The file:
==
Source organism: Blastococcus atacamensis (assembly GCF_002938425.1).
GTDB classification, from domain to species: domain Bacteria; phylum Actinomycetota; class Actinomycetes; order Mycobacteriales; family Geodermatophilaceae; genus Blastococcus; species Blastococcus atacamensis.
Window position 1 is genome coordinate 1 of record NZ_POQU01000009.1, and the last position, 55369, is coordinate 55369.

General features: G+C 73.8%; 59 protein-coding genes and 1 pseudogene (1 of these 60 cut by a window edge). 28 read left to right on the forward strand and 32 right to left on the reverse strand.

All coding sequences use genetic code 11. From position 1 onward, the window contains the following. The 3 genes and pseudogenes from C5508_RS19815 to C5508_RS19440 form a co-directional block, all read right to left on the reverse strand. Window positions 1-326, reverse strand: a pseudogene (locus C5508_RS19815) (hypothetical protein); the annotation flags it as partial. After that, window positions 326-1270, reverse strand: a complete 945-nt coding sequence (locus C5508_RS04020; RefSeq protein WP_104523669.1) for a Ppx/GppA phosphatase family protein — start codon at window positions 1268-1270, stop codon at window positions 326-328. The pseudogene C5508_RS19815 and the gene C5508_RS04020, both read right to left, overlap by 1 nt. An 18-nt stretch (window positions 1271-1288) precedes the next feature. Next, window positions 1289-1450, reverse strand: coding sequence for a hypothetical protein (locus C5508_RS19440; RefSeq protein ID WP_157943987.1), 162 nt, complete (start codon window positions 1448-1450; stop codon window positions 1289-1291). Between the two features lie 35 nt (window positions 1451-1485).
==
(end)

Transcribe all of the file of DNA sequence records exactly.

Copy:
Source organism: Blastococcus atacamensis (assembly GCF_002938425.1).
GTDB classification, from domain to species: domain Bacteria; phylum Actinomycetota; class Actinomycetes; order Mycobacteriales; family Geodermatophilaceae; genus Blastococcus; species Blastococcus atacamensis.
Window position 1 is genome coordinate 1 of record NZ_POQU01000009.1, and the last position, 55369, is coordinate 55369.

General features: G+C 73.8%; 59 protein-coding genes and 1 pseudogene (1 of these 60 cut by a window edge). 28 read left to right on the forward strand and 32 right to left on the reverse strand.

All coding sequences use genetic code 11. From position 1 onward, the window contains the following. The 3 genes and pseudogenes from C5508_RS19815 to C5508_RS19440 form a co-directional block, all read right to left on the reverse strand. Window positions 1-326, reverse strand: a pseudogene (locus C5508_RS19815) (hypothetical protein); the annotation flags it as partial. After that, window positions 326-1270, reverse strand: a complete 945-nt coding sequence (locus C5508_RS04020; RefSeq protein WP_104523669.1) for a Ppx/GppA phosphatase family protein — start codon at window positions 1268-1270, stop codon at window positions 326-328. The pseudogene C5508_RS19815 and the gene C5508_RS04020, both read right to left, overlap by 1 nt. An 18-nt stretch (window positions 1271-1288) precedes the next feature. Next, window positions 1289-1450, reverse strand: coding sequence for a hypothetical protein (locus C5508_RS19440; RefSeq protein ID WP_157943987.1), 162 nt, complete (start codon window positions 1448-1450; stop codon window positions 1289-1291). Between the two features lie 35 nt (window positions 1451-1485).